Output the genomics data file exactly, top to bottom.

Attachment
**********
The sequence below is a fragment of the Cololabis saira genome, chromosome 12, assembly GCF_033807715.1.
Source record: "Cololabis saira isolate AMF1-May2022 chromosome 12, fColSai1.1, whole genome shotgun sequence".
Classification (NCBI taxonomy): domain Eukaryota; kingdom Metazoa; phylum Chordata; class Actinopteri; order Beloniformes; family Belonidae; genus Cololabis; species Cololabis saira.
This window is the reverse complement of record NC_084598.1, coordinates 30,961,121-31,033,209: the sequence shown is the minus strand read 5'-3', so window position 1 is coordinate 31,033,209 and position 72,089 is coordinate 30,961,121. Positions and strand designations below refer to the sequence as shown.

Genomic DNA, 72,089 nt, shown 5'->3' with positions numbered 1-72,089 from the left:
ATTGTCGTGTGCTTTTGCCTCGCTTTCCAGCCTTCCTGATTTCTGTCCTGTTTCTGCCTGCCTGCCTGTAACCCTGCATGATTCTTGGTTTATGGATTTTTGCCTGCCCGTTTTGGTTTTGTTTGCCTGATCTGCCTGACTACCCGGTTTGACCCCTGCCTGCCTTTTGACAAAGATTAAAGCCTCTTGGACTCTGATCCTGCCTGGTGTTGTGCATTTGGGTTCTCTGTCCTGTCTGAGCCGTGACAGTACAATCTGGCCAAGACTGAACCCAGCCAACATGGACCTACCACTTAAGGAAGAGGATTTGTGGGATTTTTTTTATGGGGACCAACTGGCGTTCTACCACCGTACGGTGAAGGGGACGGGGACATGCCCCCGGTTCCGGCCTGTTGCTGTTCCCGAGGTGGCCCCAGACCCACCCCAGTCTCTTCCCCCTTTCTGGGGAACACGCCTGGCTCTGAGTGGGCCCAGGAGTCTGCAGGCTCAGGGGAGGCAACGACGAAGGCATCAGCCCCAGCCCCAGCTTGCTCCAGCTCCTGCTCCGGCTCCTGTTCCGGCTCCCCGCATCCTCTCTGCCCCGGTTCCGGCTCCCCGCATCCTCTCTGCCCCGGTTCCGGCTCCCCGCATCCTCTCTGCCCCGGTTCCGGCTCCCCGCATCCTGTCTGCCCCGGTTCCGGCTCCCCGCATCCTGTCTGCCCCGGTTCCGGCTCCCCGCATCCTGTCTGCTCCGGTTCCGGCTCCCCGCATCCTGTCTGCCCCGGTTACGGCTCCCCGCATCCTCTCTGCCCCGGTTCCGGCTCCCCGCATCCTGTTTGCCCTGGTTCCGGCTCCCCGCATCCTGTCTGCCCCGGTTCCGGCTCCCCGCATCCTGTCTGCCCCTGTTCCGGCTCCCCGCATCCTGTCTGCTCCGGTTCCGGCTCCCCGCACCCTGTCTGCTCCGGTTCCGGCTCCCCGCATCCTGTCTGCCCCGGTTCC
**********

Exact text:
The sequence below is a fragment of the Cololabis saira genome, chromosome 12, assembly GCF_033807715.1.
Source record: "Cololabis saira isolate AMF1-May2022 chromosome 12, fColSai1.1, whole genome shotgun sequence".
Classification (NCBI taxonomy): domain Eukaryota; kingdom Metazoa; phylum Chordata; class Actinopteri; order Beloniformes; family Belonidae; genus Cololabis; species Cololabis saira.
This window is the reverse complement of record NC_084598.1, coordinates 30,961,121-31,033,209: the sequence shown is the minus strand read 5'-3', so window position 1 is coordinate 31,033,209 and position 72,089 is coordinate 30,961,121. Positions and strand designations below refer to the sequence as shown.

Genomic DNA, 72,089 nt, shown 5'->3' with positions numbered 1-72,089 from the left:
ATTGTCGTGTGCTTTTGCCTCGCTTTCCAGCCTTCCTGATTTCTGTCCTGTTTCTGCCTGCCTGCCTGTAACCCTGCATGATTCTTGGTTTATGGATTTTTGCCTGCCCGTTTTGGTTTTGTTTGCCTGATCTGCCTGACTACCCGGTTTGACCCCTGCCTGCCTTTTGACAAAGATTAAAGCCTCTTGGACTCTGATCCTGCCTGGTGTTGTGCATTTGGGTTCTCTGTCCTGTCTGAGCCGTGACAGTACAATCTGGCCAAGACTGAACCCAGCCAACATGGACCTACCACTTAAGGAAGAGGATTTGTGGGATTTTTTTTATGGGGACCAACTGGCGTTCTACCACCGTACGGTGAAGGGGACGGGGACATGCCCCCGGTTCCGGCCTGTTGCTGTTCCCGAGGTGGCCCCAGACCCACCCCAGTCTCTTCCCCCTTTCTGGGGAACACGCCTGGCTCTGAGTGGGCCCAGGAGTCTGCAGGCTCAGGGGAGGCAACGACGAAGGCATCAGCCCCAGCCCCAGCTTGCTCCAGCTCCTGCTCCGGCTCCTGTTCCGGCTCCCCGCATCCTCTCTGCCCCGGTTCCGGCTCCCCGCATCCTCTCTGCCCCGGTTCCGGCTCCCCGCATCCTCTCTGCCCCGGTTCCGGCTCCCCGCATCCTGTCTGCCCCGGTTCCGGCTCCCCGCATCCTGTCTGCCCCGGTTCCGGCTCCCCGCATCCTGTCTGCTCCGGTTCCGGCTCCCCGCATCCTGTCTGCCCCGGTTACGGCTCCCCGCATCCTCTCTGCCCCGGTTCCGGCTCCCCGCATCCTGTTTGCCCTGGTTCCGGCTCCCCGCATCCTGTCTGCCCCGGTTCCGGCTCCCCGCATCCTGTCTGCCCCTGTTCCGGCTCCCCGCATCCTGTCTGCTCCGGTTCCGGCTCCCCGCACCCTGTCTGCTCCGGTTCCGGCTCCCCGCATCCTGTCTGCCCCGGTTCC